Evaluation of Revised Indicatons (ERID) for Cochlear Implant Candidacy for the Adult CMS Population

Official Title

A Proposal to Evaluate Revised Indications for Cochlear Implant Candidacy for the Adult CMS Population

Brief Summary

      Purpose: The purpose of this study is 1) to evaluate the safety and efficacy of currently
      available multichannel cochlear implant systems for newly implanted adults with an indication
      based on open-set sentence recognition that expand criteria currently used by Center for
      Medicare & Medicaid Services (CMS), and 2) to assess the correlation between measures of
      speech recognition in candidates for cochlear implants and their utility in predicting
      audiologic and quality of life outcomes after implantation.

      Participants: Adults (≥ 65 years of age) and CMS-eligible as a primary source of medical
      insurance coverage.

      Procedures (methods): Evaluate objective and subjective outcomes of cochlear implantation in
      a patient population that does not meet current CMS candidacy criteria.

Detailed Description

      Informed Consent will be obtained prior to enrollment in the study, and will include an
      interview to discuss study expectations, potential risks and benefits and the study
      evaluation schedule. The Informed Consent Form may be taken home and reviewed by the
      candidate and the candidate will be given the opportunity to ask questions about it and/or
      the study prior to signing the form. The candidate will then be given a copy of the signed
      Informed Consent Form.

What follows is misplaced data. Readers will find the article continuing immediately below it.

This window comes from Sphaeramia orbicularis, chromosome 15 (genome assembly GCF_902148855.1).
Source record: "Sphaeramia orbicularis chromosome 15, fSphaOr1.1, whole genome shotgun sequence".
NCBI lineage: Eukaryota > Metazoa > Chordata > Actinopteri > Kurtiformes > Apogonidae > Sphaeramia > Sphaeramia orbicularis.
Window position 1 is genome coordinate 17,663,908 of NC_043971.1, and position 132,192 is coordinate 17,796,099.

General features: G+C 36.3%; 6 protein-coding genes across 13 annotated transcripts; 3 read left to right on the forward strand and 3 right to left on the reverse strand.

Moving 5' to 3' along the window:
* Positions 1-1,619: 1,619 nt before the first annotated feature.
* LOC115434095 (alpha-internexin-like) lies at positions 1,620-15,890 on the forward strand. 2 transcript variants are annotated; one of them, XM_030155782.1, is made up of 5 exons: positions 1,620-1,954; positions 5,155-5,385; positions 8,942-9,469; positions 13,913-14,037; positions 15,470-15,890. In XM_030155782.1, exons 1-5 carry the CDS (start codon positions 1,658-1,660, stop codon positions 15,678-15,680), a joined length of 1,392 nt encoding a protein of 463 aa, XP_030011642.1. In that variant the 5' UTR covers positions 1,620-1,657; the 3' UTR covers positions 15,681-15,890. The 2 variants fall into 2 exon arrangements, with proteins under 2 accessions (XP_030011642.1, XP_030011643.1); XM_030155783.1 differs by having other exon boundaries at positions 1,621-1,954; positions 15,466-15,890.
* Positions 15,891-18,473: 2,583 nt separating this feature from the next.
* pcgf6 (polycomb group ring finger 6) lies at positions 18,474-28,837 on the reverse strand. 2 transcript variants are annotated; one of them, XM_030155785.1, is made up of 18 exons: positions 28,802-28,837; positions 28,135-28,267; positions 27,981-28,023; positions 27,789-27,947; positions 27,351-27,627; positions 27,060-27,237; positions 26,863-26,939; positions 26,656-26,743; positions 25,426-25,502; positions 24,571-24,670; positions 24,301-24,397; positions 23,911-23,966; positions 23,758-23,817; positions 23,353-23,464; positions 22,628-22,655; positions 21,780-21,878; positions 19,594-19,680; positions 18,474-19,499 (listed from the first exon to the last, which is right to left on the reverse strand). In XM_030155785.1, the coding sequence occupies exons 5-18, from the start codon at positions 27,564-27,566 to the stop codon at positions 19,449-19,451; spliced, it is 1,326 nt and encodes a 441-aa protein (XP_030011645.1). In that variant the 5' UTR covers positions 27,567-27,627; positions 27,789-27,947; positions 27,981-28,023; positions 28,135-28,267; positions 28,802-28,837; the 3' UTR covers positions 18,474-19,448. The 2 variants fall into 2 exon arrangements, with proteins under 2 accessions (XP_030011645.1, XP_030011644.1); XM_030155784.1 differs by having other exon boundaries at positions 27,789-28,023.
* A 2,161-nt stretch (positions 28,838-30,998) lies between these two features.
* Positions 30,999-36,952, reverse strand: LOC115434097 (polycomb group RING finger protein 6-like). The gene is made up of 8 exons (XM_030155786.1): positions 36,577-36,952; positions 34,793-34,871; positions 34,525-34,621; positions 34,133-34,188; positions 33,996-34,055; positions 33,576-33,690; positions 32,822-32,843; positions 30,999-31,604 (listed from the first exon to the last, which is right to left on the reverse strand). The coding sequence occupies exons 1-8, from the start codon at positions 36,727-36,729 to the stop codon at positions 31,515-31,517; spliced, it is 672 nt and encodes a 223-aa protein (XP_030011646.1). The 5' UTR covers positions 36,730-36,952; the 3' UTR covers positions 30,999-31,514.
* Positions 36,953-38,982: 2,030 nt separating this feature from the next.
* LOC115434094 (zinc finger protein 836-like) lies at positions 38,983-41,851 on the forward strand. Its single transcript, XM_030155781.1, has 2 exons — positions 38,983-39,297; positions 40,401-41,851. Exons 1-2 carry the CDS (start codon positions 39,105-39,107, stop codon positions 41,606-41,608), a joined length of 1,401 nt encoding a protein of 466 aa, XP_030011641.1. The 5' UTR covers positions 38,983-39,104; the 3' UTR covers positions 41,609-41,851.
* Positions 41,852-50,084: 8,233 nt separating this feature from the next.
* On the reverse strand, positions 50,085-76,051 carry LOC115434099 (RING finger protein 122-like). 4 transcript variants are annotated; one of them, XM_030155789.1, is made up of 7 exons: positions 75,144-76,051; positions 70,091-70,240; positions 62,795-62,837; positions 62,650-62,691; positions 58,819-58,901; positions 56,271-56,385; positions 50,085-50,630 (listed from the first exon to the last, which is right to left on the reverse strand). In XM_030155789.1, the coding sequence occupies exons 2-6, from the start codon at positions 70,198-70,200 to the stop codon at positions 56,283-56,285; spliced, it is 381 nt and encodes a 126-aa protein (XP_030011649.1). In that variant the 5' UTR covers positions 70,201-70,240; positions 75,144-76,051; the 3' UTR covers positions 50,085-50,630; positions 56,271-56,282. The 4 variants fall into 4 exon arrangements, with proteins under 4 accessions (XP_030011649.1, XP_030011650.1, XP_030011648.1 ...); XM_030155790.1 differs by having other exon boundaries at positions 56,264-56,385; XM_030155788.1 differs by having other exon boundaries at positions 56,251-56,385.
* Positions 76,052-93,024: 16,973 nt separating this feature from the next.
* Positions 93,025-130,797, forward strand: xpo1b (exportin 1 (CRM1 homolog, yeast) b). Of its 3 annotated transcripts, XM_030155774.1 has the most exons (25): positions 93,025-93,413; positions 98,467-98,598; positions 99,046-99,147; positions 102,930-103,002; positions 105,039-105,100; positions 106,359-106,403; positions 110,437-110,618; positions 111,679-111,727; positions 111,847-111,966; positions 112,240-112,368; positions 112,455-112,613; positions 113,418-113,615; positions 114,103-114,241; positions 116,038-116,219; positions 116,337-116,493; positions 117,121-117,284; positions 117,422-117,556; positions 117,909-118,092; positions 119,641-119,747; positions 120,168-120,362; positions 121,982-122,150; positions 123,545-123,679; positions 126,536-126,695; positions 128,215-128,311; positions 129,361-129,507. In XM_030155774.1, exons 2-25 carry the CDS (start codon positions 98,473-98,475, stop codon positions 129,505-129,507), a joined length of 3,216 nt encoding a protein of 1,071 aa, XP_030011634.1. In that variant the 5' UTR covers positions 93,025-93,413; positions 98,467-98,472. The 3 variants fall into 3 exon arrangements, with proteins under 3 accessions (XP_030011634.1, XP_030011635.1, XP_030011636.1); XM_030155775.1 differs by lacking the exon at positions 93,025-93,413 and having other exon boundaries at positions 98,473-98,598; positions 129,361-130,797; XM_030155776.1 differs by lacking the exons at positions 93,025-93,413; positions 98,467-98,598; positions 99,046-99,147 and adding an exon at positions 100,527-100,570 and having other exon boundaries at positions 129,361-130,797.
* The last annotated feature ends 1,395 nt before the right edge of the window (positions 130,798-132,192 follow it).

The Informed Consent Forms will include a detailed list of procedures included in the
      pre-operative evaluation process. The Informed Consent document will be reviewed and signed
      by the relevant parties prior to any study-related evaluation taking place. Testing completed
      as part of normal clinical practice, such as the audiogram is acceptable prior to signing the
      consent form.

      Information regarding each participant's hearing history will be collected and may be
      obtained from the participant directly or from their medical record.

      The Preoperative evaluation includes:

        1. Assessment of the candidate's suitability for the study

        2. Establishment of baseline data if the candidate proves to be appropriate for study

      During preoperative testing, the patient will utilize hearing aids that have been verified as
      appropriate by the participant's managing audiologist. Clinicians will base the
      appropriateness of the hearing aid fitting on the recommendations of the American Academy of
      Audiology Task Force (2006). This includes real ear measures to verify accuracy of the
      hearing aid settings.

      Candidacy Assessment will include

        1. Air conduction thresholds for each ear with insert earphones at 125, 250, 500, 750,
           1000, 1500, 2000, 3000,4000, 6000, and 8000 Hertz (Hz) Bone conduction thresholds for
           each ear at 125, 250, 500, 750, 1000, 1500, 2000, 4000Hz

        2. AzBio Sentences Test (Quiet) - One complete recorded list at 60 dB(A) presented to the
           sound field with the right ear aided, left ear aided, and bilateral aided while using
           amplification that has been verified as appropriate by the participant's managing